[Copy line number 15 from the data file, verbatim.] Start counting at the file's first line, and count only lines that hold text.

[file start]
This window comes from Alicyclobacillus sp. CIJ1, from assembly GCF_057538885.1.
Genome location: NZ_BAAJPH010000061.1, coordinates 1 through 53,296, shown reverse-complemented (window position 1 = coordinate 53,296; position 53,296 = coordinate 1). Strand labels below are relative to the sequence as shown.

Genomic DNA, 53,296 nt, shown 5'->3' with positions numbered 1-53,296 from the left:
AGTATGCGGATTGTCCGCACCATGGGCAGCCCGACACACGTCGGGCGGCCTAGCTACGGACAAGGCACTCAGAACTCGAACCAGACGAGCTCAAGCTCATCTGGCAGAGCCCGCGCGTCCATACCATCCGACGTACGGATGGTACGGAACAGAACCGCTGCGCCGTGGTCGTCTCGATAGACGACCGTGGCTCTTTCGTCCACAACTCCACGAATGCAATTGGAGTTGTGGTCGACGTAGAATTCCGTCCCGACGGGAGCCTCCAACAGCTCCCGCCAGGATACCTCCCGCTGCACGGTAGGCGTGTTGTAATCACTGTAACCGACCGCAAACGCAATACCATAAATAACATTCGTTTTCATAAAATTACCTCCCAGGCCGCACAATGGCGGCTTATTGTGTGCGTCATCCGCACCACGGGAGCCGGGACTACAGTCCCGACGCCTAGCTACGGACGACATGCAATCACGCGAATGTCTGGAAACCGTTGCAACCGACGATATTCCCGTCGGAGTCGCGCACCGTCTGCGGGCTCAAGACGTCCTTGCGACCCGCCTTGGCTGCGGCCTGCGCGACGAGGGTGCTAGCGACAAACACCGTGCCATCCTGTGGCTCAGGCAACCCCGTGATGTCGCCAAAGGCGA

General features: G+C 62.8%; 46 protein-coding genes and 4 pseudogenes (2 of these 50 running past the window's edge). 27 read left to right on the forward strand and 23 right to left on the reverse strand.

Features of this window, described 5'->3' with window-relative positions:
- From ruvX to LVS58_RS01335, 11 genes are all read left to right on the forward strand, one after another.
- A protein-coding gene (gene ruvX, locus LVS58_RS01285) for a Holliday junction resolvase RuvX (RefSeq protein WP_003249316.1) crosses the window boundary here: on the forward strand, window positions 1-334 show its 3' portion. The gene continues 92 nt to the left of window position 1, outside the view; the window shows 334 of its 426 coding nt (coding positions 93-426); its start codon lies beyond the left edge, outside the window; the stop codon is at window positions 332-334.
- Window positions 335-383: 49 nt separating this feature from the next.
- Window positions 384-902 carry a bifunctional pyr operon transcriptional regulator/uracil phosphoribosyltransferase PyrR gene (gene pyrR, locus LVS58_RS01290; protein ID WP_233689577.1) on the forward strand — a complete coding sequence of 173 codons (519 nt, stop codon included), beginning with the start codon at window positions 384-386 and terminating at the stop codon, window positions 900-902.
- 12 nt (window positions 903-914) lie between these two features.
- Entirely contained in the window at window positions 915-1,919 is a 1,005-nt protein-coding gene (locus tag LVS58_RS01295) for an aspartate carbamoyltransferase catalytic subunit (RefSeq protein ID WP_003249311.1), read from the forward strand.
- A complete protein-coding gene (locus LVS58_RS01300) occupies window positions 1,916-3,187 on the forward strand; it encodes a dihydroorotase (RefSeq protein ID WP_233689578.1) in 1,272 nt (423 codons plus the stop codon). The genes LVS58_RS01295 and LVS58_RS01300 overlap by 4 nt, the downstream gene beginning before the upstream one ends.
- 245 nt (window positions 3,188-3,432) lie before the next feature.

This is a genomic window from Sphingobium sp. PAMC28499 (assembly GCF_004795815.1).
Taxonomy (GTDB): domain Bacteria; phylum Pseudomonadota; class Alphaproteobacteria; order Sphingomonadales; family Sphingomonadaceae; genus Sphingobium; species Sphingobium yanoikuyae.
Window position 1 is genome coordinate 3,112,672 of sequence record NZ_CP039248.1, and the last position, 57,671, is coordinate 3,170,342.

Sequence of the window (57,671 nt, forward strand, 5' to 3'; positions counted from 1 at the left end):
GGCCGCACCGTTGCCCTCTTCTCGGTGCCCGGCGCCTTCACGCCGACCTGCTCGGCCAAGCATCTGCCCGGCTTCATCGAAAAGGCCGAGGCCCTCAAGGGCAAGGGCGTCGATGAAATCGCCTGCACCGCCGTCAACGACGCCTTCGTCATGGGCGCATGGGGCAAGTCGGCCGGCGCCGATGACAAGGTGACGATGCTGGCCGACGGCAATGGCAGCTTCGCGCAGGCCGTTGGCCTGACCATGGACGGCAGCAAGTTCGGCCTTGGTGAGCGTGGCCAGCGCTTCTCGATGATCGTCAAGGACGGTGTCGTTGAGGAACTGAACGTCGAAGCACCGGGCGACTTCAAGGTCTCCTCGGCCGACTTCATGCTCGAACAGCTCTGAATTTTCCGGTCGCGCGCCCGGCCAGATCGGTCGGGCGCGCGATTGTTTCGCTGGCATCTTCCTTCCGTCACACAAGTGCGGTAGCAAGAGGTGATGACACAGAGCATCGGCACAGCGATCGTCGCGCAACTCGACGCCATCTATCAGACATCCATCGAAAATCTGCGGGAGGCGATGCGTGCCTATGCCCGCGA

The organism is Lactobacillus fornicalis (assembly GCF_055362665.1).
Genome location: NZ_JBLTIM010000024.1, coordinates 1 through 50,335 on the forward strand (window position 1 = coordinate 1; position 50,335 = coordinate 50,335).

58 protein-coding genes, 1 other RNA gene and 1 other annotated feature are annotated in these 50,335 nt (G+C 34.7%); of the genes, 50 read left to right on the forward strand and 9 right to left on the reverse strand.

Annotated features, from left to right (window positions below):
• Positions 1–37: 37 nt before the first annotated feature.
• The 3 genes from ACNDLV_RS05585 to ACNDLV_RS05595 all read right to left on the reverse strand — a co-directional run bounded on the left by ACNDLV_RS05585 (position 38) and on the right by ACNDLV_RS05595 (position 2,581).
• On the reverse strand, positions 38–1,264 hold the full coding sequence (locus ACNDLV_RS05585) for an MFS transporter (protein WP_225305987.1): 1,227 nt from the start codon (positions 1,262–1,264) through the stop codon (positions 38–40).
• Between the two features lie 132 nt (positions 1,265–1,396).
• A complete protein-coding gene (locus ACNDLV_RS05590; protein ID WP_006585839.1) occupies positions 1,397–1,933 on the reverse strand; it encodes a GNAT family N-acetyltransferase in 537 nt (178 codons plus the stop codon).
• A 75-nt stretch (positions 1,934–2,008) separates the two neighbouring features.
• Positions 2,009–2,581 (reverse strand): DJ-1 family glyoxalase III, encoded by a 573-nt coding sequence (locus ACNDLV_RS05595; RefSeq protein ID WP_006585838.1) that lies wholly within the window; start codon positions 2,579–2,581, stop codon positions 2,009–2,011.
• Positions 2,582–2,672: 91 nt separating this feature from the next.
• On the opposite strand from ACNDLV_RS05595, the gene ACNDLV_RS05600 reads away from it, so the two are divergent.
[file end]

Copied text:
This is a genomic window from Sphingobium sp. PAMC28499 (assembly GCF_004795815.1).